The Endgame – A Memoir

Waiting in Ambush

It’s like having a tiger walking free in a crowd, 
and instead of a few people jumping on it, 
or anyone getting together to trap it, 
they all just pretend it’s not there as their ‘survival response’ 
and it slowly eats its way through the whole crowd, 
including them.

Sometime after that, I officially went to a university in California of my own volition, with my non-paid work hours settling mostly into nights and the occasional random trip. Between university, work, life obligations, and the forced unpaid work, I was getting roughly two to three hours of sleep per night for years. It was not easy. Everything I did took extreme effort, but I put the effort in, even if it was sometimes at a snail’s pace. 

The only major interference in my education came when I was applying to graduate schools. I found myself railroaded back into the specialty I had been sent to countless lectures on at Yale, and I ended up attending graduate school for it. I probably could have fought a little harder and chosen another path, but I didn’t have enough of a fight in me in those years. I was too exhausted. 

I rose to the top of the class in my departments. My only struggles were in mathematics (which I eventually caught up in enough to have a level of competency) and ethics. After a lifetime of growing up on the inside of counterintelligence, I never could entirely understand ethics from the traditional perspective, although I did try. Among my straight As, those ethics courses always gave my grade point average a slight ding. I had to settle for a 3.9 instead of a 4.0.

Image Source: Personal file, University Transcript

Not that an A- is bad. It’s just not quite perfection, and I always aimed for perfection. 

The worst part about those years was the money that would show up randomly. I know, you’re thinking that shouldn’t be the worst part. It was. Free money isn’t free, and it also wasn’t mine to spend. It would come in various forms, from an array of government and NGO-subsidized offices that weren’t permitted to give those amounts according to their own rules and the rules of their funders, and that I generally wasn’t eligible to receive from. But the occasional random unsolicited check would show up anyway. I’d call the issuing offices to make sure the checks weren’t an error that I would have to repay or that would land me in jail if I cashed them. Invariably, after some confusion and searching through their databases, the workers in the offices would admit they had no idea how the funds had ended up with me, but that they appeared authorized and it would be okay to deposit them into my bank, so I did. 

I was very tight on funds in those years, barely covering my main expenses, and I needed dental work. So, at first, I accepted the extra payments as amazing luck that would allow me to get a few fillings. I would quickly learn that would only cause me to end up in debt. After a while, when the payments arrived out of nowhere, I would feel a sense of dread instead of financial relief. By then, I had learned it meant I was about to be sent on a job, no matter how exhausted I was, and the additional amount in my account only indicated how much money it would take to fill up the gas tank of my car to get there and back. The larger the check, the longer my hours of driving would be.

The trips were sporadic and unpleasant but mostly uneventful. I was primarily moving protected war criminals around my region of the country, from safehouse to safehouse when they felt unsafe, had problems with their location, or believed that their cover had been blown. There was, however, one that I will never forget. He was up in the Cascade Range, on a tiny side road off a mountain road. I must have driven right by it at least five times before I found the turnoff. By the time I reached there, later than anticipated, he was in full panic mode and had set the back portion of his house on fire to “hide the evidence.”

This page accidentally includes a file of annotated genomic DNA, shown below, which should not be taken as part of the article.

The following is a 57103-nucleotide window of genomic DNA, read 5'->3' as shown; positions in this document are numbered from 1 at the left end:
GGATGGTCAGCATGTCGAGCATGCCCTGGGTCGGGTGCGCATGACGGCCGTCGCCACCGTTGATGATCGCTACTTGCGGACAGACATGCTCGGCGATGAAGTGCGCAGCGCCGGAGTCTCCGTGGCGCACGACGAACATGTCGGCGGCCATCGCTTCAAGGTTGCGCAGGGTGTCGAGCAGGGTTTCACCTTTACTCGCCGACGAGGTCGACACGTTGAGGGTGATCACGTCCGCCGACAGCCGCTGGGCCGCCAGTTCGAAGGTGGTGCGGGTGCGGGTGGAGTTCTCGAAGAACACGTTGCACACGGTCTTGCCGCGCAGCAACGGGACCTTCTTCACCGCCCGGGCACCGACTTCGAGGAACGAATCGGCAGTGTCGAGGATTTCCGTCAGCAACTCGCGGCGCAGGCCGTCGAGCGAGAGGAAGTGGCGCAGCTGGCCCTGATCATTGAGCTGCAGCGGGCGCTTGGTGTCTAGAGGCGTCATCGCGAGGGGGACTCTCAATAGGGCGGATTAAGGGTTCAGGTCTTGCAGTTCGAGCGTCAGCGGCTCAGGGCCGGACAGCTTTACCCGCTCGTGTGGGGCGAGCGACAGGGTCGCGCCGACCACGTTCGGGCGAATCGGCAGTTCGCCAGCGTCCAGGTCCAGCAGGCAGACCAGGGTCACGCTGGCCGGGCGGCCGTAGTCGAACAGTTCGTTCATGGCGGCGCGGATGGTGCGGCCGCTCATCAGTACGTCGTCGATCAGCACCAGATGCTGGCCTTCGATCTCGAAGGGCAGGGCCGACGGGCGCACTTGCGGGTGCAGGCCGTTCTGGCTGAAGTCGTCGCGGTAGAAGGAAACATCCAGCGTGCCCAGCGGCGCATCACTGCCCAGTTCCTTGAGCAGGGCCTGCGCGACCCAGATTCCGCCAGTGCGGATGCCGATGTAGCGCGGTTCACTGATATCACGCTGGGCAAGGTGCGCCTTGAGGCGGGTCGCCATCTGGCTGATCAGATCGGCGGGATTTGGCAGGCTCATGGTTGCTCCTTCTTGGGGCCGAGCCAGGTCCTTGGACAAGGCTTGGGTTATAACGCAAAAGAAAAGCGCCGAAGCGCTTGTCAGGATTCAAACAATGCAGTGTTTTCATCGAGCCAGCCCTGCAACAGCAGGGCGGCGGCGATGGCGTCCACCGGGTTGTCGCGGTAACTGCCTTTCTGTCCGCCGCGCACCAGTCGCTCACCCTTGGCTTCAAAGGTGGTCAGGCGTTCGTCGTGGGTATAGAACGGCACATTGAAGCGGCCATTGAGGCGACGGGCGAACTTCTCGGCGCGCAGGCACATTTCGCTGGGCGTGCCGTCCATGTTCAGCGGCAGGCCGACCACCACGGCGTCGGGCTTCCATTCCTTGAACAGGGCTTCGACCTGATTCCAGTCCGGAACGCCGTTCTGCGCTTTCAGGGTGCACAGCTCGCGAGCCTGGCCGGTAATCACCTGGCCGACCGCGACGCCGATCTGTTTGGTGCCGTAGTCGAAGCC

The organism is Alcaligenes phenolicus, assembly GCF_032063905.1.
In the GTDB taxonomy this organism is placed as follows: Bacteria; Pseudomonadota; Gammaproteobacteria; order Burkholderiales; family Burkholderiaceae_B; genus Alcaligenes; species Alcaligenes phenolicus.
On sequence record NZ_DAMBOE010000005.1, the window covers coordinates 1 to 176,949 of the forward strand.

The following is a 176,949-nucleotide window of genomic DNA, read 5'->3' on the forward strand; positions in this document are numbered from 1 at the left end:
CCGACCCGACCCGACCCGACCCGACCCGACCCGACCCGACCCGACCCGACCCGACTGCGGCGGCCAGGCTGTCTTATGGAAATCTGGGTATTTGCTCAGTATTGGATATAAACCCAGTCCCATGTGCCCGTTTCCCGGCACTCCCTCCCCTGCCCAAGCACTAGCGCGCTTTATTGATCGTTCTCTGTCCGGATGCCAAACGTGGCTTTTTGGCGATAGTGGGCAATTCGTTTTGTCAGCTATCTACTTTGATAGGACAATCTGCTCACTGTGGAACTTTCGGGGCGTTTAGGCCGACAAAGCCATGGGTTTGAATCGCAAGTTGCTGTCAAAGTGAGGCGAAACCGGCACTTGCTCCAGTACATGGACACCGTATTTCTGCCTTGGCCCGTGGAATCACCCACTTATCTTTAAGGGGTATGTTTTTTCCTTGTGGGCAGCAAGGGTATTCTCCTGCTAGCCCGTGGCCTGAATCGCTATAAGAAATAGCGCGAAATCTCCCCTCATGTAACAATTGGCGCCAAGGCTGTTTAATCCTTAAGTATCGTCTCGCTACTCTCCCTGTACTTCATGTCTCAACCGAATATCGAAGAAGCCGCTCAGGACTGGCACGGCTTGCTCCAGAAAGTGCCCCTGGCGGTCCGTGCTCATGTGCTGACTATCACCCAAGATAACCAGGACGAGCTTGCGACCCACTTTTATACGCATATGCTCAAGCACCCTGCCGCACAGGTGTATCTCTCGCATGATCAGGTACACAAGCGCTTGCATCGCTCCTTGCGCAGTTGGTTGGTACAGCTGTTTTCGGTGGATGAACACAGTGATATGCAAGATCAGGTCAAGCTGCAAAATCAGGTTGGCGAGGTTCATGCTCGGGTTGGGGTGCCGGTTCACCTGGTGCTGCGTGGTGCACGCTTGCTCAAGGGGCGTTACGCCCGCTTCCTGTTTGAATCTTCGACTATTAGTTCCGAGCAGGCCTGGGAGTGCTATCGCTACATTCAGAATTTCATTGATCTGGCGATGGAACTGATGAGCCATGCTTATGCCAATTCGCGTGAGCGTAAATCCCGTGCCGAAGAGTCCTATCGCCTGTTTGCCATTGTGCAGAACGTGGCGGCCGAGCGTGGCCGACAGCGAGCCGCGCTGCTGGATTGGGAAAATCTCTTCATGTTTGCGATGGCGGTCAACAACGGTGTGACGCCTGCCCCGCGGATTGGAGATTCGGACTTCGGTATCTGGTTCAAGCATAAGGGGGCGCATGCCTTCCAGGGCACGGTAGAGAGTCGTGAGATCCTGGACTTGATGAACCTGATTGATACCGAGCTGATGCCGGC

I’d note at this point that I generally received the payments a week in advance, meaning we were likely the ones to intentionally plan and trigger that panic that made him feel like he needed to ask us for help in relocating.

I arrived in time to see flames slowly licking their way down the hallway that connected what appeared to be an otherwise-detached back building with the living room of the front building. I watched him calmly closing the door to that hall, as he stood in his living room with several men he had called to rescue him when I was delayed. As I stood there in that room, wondering how long it would be before we had to run to escape the fire, I watched him stand calmly and assertively, making decisions and giving orders. I got the distinct feeling that this wasn’t the first house he had burnt down while standing in it. 

He also looked familiar to me. I still wonder if he was the man I had met years ago with the skin lampshade in his East Coast home. There’s no way to know for certain. He’d had more than a decade to age by then, but how he held himself definitely reminded me of that man. 

Quickly enough, we all exited that building with our orders, piled into our vehicles, and drove away. Did I mention that my kids were in the car during all of this? No one had given me a chance to find them childcare before drugging me and shoving me behind the steering wheel with badly written directions to that man’s safehouse. Did I forget to mention that I gave birth sometime in the middle of all of the chaos of life? Let’s take a little detour in the past and dive into a few moments of the years I haven’t mentioned, to see how that first happened:

Next: Recollections: Training